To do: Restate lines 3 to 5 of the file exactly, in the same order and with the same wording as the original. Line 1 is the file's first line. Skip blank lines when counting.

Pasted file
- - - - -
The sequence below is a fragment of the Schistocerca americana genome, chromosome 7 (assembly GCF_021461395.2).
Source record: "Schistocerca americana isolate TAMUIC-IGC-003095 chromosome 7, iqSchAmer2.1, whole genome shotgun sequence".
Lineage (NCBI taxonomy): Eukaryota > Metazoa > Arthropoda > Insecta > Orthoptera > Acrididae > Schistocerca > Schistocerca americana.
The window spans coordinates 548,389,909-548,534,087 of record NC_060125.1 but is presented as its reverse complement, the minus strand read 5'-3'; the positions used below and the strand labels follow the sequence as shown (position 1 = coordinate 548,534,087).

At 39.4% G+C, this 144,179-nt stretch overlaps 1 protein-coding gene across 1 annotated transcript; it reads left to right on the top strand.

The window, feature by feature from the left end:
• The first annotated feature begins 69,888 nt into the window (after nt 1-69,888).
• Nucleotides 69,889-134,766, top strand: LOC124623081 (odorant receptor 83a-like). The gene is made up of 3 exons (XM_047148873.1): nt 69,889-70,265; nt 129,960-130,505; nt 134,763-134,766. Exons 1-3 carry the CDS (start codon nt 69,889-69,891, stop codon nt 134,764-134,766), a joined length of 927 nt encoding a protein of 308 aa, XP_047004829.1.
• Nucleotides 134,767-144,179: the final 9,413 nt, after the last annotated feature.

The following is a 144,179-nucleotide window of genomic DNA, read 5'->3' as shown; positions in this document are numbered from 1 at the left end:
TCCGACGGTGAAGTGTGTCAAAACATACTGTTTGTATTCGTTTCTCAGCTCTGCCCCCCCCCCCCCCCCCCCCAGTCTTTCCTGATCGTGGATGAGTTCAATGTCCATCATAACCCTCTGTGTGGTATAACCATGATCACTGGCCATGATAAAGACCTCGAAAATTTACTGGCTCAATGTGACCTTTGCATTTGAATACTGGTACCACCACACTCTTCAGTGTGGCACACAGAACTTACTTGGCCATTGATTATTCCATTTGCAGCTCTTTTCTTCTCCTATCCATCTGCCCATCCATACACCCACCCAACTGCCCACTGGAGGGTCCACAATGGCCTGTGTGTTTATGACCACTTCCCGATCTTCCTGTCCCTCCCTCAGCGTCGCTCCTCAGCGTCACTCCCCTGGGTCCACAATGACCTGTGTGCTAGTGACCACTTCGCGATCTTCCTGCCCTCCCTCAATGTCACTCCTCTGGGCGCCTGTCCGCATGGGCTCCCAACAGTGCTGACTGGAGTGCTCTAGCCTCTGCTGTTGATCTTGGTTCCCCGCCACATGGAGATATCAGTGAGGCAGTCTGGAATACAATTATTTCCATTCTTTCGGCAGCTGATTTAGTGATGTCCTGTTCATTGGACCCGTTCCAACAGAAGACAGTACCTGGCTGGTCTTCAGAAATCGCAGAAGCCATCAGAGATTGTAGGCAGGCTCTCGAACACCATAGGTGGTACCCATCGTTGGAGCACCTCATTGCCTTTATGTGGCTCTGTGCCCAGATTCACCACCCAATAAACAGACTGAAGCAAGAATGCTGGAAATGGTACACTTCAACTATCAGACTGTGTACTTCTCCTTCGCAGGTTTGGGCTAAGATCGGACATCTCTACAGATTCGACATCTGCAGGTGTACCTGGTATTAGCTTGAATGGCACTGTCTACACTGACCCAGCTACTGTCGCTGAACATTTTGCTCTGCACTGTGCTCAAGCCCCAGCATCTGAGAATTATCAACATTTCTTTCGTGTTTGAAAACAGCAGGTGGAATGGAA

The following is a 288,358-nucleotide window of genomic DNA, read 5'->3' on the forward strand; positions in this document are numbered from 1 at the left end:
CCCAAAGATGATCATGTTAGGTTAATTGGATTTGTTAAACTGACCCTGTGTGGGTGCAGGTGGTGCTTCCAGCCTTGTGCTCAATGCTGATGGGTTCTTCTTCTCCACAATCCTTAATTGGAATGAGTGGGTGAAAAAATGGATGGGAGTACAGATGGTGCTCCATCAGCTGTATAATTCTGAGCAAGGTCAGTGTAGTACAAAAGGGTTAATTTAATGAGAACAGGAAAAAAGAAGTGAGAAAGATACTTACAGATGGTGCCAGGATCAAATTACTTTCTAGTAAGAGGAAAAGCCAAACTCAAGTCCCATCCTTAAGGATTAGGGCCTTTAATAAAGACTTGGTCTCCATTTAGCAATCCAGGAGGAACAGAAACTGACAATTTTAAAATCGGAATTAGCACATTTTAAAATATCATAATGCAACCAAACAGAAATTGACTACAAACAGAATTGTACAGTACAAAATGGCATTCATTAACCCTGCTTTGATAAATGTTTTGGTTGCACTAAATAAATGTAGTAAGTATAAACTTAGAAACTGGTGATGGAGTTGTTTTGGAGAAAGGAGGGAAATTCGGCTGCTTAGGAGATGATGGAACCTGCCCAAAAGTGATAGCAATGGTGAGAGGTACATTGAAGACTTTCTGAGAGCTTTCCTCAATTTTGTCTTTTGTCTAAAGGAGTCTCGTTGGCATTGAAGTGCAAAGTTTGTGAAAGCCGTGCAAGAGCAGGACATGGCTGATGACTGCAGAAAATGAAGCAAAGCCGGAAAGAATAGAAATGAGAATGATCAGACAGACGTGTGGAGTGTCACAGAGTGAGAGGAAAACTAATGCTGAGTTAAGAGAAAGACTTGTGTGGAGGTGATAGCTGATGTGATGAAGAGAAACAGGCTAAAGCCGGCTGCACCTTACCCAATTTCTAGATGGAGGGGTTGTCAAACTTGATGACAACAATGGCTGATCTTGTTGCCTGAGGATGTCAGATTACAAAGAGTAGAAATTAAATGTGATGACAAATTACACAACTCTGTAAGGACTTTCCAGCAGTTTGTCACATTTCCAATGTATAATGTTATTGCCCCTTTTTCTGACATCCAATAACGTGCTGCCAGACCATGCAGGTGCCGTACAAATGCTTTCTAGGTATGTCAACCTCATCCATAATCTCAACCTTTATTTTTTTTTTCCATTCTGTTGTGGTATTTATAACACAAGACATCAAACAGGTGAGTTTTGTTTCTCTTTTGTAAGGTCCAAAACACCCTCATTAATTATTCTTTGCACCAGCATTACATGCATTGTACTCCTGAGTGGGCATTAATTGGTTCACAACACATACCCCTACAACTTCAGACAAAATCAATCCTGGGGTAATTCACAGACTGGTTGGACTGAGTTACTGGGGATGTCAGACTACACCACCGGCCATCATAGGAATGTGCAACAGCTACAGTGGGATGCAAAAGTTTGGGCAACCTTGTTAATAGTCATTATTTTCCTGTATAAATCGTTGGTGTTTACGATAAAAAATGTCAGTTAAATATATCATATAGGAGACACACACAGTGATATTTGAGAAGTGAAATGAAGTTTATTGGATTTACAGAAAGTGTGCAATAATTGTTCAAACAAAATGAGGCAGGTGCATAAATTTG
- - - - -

Lineage (NCBI taxonomy): Eukaryota > Metazoa > Arthropoda > Insecta > Orthoptera > Acrididae > Schistocerca > Schistocerca americana.
The window spans coordinates 548,389,909-548,534,087 of record NC_060125.1 but is presented as its reverse complement, the minus strand read 5'-3'; the positions used below and the strand labels follow the sequence as shown (position 1 = coordinate 548,534,087).

At 39.4% G+C, this 144,179-nt stretch overlaps 1 protein-coding gene across 1 annotated transcript; it reads left to right on the top strand.